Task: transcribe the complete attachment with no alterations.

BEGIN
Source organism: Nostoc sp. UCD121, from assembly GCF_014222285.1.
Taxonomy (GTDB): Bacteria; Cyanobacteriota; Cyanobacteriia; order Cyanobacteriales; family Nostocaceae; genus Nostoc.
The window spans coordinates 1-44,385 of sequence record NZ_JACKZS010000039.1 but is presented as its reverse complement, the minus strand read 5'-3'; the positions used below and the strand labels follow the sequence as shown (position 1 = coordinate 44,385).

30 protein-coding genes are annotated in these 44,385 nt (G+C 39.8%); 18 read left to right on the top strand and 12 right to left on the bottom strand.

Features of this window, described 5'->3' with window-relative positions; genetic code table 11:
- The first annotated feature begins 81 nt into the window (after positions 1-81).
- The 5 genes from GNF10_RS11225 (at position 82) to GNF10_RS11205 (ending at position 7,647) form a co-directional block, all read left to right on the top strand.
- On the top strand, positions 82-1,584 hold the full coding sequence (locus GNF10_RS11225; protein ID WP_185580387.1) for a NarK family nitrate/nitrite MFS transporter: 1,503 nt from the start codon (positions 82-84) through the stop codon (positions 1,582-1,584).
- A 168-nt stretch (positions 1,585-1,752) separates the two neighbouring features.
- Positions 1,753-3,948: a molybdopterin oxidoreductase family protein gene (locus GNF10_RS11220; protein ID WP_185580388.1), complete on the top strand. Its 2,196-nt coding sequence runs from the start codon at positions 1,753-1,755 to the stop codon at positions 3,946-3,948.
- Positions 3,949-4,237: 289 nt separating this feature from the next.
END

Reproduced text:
Source organism: Nostoc sp. UCD121, from assembly GCF_014222285.1.
Taxonomy (GTDB): Bacteria; Cyanobacteriota; Cyanobacteriia; order Cyanobacteriales; family Nostocaceae; genus Nostoc.
The window spans coordinates 1-44,385 of sequence record NZ_JACKZS010000039.1 but is presented as its reverse complement, the minus strand read 5'-3'; the positions used below and the strand labels follow the sequence as shown (position 1 = coordinate 44,385).

30 protein-coding genes are annotated in these 44,385 nt (G+C 39.8%); 18 read left to right on the top strand and 12 right to left on the bottom strand.

Features of this window, described 5'->3' with window-relative positions; genetic code table 11:
- The first annotated feature begins 81 nt into the window (after positions 1-81).
- The 5 genes from GNF10_RS11225 (at position 82) to GNF10_RS11205 (ending at position 7,647) form a co-directional block, all read left to right on the top strand.
- On the top strand, positions 82-1,584 hold the full coding sequence (locus GNF10_RS11225; protein ID WP_185580387.1) for a NarK family nitrate/nitrite MFS transporter: 1,503 nt from the start codon (positions 82-84) through the stop codon (positions 1,582-1,584).
- A 168-nt stretch (positions 1,585-1,752) separates the two neighbouring features.
- Positions 1,753-3,948: a molybdopterin oxidoreductase family protein gene (locus GNF10_RS11220; protein ID WP_185580388.1), complete on the top strand. Its 2,196-nt coding sequence runs from the start codon at positions 1,753-1,755 to the stop codon at positions 3,946-3,948.
- Positions 3,949-4,237: 289 nt separating this feature from the next.